After the 2017 assault, the Women in Cinema Collective (WCC) was formed. On its demand, the Justice Hema Commission was constituted by the Kerala government to look into issues of discrimination and exploitation of women in cinema. Its report is yet to be tabled in the legislative assembly by the Pinarayi Vijayan government. The WCC’s demand, echoed by many on social media, to release the report has largely been met with callous silence by the government and the powerful men of the Malayalam industry. This only raises questions about the implications of the report’s findings for influential people in cinema, business and politics. Members of the WCC like Parvathy, Rima Kallingal and Anjali Menon have been advocating for the tabling of the Hema Commission report with astonishing ethical sense and clarity.
These developments suggest that if the report is released, the state government is anxious about its ability to maintain its current stand of favouring the closely guarded trans-party, trans-community, male nexus. Perhaps, the patriarchal gerontocracy – the rule of the old – in Kerala is scared of a domino effect once heads start rolling in the film industry.
To understand the nature of patriarchal gerontocracy, it is useful to understand the “Mammootty-Mohanlal” (M-M) obsession peculiar to Malayalam cinema – this part is not just linked to but also represents the whole of Kerala society.
Curiously, the strength of the M-M is not just maintained by ‘fan fights’ or box office blockbusters. In every interview, regardless of who is the subject or what is the medium, stock questions about these two actors are asked: “How was it working with them?” “Who is your favourite?” “What surprised you about them?”. Imagine young Bollywood actors getting asked about Amitabh Bachchan or Shah Rukh Khan in every interview, as though they are tributaries to these monumental superstars.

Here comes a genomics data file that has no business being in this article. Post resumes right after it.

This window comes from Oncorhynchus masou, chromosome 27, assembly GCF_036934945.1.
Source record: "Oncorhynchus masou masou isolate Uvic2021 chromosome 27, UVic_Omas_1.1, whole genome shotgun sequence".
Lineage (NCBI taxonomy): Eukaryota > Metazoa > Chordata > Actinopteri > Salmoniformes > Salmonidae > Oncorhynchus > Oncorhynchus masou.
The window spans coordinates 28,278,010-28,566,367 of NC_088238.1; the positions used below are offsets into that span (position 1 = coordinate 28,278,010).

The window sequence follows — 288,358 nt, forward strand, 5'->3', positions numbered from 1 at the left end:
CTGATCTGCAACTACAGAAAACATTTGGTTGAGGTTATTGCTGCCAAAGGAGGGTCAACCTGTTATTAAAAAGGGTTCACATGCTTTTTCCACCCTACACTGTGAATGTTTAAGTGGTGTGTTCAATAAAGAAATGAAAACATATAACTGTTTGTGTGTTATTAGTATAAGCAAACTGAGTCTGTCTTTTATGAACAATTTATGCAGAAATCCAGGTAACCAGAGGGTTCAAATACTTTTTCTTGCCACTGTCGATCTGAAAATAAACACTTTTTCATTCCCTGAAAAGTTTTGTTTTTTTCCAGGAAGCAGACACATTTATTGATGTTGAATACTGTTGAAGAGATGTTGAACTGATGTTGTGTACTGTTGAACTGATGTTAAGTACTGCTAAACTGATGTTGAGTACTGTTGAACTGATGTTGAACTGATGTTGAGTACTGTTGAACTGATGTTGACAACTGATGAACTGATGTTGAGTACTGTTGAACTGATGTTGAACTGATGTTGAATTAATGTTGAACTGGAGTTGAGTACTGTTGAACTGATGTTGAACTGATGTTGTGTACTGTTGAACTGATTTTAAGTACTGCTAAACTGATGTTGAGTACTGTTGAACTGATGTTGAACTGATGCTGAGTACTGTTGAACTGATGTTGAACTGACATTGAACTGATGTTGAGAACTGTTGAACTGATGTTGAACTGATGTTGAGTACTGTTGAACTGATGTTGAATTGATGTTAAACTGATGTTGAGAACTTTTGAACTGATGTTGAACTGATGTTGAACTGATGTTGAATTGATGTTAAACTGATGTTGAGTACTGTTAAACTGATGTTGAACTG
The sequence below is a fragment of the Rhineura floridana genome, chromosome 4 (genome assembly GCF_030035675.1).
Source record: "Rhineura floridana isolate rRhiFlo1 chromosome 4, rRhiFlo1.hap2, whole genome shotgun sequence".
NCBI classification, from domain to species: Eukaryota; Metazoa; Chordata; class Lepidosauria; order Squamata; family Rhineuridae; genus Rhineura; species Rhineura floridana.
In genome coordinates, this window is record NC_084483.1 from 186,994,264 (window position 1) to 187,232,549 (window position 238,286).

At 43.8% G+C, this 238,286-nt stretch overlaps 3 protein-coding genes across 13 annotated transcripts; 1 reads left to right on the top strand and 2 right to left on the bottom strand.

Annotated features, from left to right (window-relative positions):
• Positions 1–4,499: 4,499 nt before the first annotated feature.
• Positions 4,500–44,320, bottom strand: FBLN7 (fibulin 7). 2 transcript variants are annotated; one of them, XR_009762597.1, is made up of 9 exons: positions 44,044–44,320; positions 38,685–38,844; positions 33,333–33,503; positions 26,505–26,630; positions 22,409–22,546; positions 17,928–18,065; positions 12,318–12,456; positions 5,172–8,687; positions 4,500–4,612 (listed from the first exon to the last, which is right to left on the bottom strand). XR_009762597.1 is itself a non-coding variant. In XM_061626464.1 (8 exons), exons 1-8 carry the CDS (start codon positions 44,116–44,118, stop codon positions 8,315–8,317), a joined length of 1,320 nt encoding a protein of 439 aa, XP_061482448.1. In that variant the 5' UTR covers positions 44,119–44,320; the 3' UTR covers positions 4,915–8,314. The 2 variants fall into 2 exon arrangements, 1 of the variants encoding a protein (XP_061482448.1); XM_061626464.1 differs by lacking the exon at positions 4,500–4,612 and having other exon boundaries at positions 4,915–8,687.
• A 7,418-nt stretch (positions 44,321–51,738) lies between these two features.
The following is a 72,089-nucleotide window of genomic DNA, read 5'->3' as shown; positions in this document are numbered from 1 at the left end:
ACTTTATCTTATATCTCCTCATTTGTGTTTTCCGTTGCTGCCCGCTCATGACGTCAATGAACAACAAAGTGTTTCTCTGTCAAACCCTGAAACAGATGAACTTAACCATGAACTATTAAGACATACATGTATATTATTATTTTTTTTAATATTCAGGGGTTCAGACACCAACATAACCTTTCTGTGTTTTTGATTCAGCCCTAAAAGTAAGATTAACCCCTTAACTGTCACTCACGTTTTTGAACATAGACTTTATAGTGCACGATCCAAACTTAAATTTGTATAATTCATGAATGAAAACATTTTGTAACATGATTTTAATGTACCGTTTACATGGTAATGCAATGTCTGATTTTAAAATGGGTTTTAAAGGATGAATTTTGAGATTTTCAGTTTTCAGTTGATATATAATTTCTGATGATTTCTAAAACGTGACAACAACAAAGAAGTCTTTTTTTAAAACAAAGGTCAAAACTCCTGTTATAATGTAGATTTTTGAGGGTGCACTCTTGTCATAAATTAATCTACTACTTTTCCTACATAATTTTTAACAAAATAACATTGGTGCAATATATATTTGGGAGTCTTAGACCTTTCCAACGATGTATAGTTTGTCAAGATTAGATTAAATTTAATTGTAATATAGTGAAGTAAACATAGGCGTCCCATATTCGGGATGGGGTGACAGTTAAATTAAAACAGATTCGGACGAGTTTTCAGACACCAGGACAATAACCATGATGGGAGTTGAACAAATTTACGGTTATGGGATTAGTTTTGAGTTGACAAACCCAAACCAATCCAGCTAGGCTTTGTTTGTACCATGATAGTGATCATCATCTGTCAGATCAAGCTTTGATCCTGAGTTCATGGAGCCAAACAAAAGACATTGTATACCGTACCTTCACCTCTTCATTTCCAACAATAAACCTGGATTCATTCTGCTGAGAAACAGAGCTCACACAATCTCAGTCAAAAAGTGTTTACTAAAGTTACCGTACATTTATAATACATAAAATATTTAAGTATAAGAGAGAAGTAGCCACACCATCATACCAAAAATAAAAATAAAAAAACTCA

The media has their usual excuse: the two Ms sell like no other. From small online portals to websites of established newspapers, articles regularly go to great pains to include either Mammootty or Mohanlal in the headlines to “increase traffic”. Award shows always take special care to accommodate one of them as the best actor or some other category – again, to “lure the public”. It is lazy recycling masquerading as market compulsion.
This is the Kerala pattern. The current icons in politics and literature are also 60-something, 70-something men. Given the finances to sustain lives come from remittances of international and intra-national migration, and the social values of the state remain largely feudal and conservative, this obeisance to stalwart figures is hardly surprising. But this pattern – held up by men in their 30s and 40s – saturates the public sphere and blocks out newer possibilities.